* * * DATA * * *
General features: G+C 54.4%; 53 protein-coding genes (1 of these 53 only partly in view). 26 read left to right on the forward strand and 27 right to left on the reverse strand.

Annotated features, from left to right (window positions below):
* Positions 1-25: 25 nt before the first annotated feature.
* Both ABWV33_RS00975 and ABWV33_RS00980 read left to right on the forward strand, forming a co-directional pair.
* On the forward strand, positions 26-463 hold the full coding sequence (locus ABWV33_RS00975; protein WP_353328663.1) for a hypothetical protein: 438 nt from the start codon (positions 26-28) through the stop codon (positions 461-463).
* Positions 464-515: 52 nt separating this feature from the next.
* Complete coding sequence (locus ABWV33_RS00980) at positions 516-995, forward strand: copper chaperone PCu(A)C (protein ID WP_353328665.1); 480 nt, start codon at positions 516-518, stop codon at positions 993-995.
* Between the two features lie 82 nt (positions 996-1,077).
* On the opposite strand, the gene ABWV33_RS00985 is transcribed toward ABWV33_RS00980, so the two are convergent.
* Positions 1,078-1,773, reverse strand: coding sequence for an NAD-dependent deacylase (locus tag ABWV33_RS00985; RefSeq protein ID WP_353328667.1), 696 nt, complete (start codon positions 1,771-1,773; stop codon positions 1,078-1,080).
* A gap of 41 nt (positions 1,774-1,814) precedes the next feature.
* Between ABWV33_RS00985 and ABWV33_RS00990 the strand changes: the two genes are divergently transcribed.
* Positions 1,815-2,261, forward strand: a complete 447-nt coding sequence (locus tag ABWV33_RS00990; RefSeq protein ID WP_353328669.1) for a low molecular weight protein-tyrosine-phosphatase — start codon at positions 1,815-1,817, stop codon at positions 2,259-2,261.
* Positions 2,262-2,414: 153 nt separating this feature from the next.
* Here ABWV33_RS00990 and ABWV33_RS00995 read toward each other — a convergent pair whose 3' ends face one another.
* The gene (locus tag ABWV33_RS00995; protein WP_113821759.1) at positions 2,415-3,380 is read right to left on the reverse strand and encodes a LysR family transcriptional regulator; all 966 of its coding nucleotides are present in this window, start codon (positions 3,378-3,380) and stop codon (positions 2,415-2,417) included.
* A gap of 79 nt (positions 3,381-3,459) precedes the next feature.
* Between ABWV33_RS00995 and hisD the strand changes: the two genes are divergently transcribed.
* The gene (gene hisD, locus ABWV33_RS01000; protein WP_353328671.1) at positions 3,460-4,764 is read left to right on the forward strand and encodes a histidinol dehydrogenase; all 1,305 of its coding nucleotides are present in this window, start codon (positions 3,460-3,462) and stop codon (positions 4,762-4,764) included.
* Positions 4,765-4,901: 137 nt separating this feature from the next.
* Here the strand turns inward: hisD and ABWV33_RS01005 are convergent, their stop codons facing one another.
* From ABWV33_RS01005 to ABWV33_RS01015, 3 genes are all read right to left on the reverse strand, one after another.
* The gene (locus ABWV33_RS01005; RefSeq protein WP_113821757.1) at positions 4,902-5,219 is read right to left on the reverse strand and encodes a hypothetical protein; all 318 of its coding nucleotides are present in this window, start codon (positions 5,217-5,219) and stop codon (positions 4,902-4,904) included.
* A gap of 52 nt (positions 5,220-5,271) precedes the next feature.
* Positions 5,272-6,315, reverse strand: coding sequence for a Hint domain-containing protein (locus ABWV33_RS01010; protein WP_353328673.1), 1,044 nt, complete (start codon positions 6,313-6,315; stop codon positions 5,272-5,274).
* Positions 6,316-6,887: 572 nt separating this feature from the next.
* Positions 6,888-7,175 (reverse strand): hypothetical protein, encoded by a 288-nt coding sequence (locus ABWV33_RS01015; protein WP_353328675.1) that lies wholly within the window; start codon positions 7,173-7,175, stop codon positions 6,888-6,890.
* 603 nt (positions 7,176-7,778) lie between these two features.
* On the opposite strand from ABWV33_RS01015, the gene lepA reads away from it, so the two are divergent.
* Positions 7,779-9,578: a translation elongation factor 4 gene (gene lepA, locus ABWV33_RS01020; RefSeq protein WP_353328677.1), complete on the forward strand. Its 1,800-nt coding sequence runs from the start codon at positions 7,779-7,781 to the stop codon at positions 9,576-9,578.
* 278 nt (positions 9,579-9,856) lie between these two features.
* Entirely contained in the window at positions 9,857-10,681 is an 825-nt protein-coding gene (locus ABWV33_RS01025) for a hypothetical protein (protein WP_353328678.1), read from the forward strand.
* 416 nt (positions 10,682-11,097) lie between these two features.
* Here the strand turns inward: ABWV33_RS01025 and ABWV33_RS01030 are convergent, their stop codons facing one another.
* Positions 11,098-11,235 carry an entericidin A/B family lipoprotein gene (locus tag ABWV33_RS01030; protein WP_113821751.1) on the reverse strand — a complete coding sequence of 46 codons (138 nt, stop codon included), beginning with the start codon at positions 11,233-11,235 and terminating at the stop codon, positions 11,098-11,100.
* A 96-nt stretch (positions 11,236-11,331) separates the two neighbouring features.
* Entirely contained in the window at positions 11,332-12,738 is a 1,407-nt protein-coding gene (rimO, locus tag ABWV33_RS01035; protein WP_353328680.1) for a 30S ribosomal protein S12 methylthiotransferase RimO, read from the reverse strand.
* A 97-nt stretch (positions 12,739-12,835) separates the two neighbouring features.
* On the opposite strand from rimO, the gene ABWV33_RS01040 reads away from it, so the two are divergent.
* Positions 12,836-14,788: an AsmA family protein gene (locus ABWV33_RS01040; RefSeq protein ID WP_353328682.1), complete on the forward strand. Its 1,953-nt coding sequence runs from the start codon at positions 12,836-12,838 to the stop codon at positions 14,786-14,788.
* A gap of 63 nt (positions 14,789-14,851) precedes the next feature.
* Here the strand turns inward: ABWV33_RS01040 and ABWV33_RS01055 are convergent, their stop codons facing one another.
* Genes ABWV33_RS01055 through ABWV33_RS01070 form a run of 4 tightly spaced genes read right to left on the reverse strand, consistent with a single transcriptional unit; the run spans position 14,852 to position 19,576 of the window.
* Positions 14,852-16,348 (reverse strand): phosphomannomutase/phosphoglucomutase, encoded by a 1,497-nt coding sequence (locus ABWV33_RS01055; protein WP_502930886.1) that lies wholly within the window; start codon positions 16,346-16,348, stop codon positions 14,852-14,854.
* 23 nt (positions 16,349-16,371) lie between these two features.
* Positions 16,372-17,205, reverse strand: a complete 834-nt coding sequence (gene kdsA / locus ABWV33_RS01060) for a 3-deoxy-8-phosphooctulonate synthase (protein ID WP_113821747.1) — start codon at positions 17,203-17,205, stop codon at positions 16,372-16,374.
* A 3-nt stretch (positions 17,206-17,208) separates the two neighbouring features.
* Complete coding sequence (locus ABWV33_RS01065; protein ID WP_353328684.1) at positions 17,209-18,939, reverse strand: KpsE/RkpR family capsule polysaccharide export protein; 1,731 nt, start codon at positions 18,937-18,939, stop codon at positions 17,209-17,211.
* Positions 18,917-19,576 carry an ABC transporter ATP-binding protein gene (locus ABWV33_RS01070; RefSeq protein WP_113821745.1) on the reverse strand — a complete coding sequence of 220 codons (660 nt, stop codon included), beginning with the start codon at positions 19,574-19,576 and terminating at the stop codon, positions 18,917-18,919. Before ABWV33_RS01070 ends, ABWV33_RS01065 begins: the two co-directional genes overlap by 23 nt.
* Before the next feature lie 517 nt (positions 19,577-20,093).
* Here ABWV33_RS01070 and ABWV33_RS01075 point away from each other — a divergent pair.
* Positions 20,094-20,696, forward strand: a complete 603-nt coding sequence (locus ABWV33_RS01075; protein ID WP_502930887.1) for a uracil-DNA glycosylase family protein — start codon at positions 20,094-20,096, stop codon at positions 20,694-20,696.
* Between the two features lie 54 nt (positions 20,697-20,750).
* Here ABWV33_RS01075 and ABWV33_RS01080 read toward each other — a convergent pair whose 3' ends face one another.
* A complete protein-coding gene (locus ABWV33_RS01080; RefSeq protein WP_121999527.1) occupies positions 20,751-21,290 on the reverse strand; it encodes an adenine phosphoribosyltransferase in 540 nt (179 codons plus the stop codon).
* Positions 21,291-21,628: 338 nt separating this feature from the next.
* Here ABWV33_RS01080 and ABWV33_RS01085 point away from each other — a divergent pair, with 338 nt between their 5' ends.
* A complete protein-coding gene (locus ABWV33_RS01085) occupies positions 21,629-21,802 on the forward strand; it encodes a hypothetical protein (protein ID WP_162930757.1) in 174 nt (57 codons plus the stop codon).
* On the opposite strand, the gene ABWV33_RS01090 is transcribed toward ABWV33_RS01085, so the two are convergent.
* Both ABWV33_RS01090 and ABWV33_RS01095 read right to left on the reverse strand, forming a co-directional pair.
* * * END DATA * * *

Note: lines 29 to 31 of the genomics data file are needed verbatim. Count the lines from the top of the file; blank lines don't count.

* On the opposite strand from ABWV33_RS01015, the gene lepA reads away from it, so the two are divergent.
* Positions 7,779-9,578: a translation elongation factor 4 gene (gene lepA, locus ABWV33_RS01020; RefSeq protein WP_353328677.1), complete on the forward strand. Its 1,800-nt coding sequence runs from the start codon at positions 7,779-7,781 to the stop codon at positions 9,576-9,578.
* 278 nt (positions 9,579-9,856) lie between these two features.